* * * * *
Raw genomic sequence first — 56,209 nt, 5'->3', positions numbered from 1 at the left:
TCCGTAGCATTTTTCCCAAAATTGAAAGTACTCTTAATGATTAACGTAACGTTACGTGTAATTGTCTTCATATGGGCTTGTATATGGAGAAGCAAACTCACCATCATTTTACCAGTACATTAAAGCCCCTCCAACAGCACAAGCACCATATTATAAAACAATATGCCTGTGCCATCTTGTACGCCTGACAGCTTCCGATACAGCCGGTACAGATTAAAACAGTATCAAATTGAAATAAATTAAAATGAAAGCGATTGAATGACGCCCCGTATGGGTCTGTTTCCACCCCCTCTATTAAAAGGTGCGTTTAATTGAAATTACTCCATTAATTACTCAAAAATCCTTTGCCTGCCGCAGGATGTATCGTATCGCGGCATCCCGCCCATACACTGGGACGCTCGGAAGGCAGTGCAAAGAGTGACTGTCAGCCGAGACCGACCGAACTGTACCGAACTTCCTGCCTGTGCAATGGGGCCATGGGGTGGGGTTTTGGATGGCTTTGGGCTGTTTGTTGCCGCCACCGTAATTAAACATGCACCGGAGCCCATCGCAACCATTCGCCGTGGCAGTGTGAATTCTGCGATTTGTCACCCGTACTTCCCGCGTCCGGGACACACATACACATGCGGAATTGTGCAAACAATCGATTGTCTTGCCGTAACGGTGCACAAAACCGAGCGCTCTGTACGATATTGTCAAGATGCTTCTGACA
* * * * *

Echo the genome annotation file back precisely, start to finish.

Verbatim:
Raw genomic sequence first — 56,209 nt, 5'->3', positions numbered from 1 at the left:
TCCGTAGCATTTTTCCCAAAATTGAAAGTACTCTTAATGATTAACGTAACGTTACGTGTAATTGTCTTCATATGGGCTTGTATATGGAGAAGCAAACTCACCATCATTTTACCAGTACATTAAAGCCCCTCCAACAGCACAAGCACCATATTATAAAACAATATGCCTGTGCCATCTTGTACGCCTGACAGCTTCCGATACAGCCGGTACAGATTAAAACAGTATCAAATTGAAATAAATTAAAATGAAAGCGATTGAATGACGCCCCGTATGGGTCTGTTTCCACCCCCTCTATTAAAAGGTGCGTTTAATTGAAATTACTCCATTAATTACTCAAAAATCCTTTGCCTGCCGCAGGATGTATCGTATCGCGGCATCCCGCCCATACACTGGGACGCTCGGAAGGCAGTGCAAAGAGTGACTGTCAGCCGAGACCGACCGAACTGTACCGAACTTCCTGCCTGTGCAATGGGGCCATGGGGTGGGGTTTTGGATGGCTTTGGGCTGTTTGTTGCCGCCACCGTAATTAAACATGCACCGGAGCCCATCGCAACCATTCGCCGTGGCAGTGTGAATTCTGCGATTTGTCACCCGTACTTCCCGCGTCCGGGACACACATACACATGCGGAATTGTGCAAACAATCGATTGTCTTGCCGTAACGGTGCACAAAACCGAGCGCTCTGTACGATATTGTCAAGATGCTTCTGACA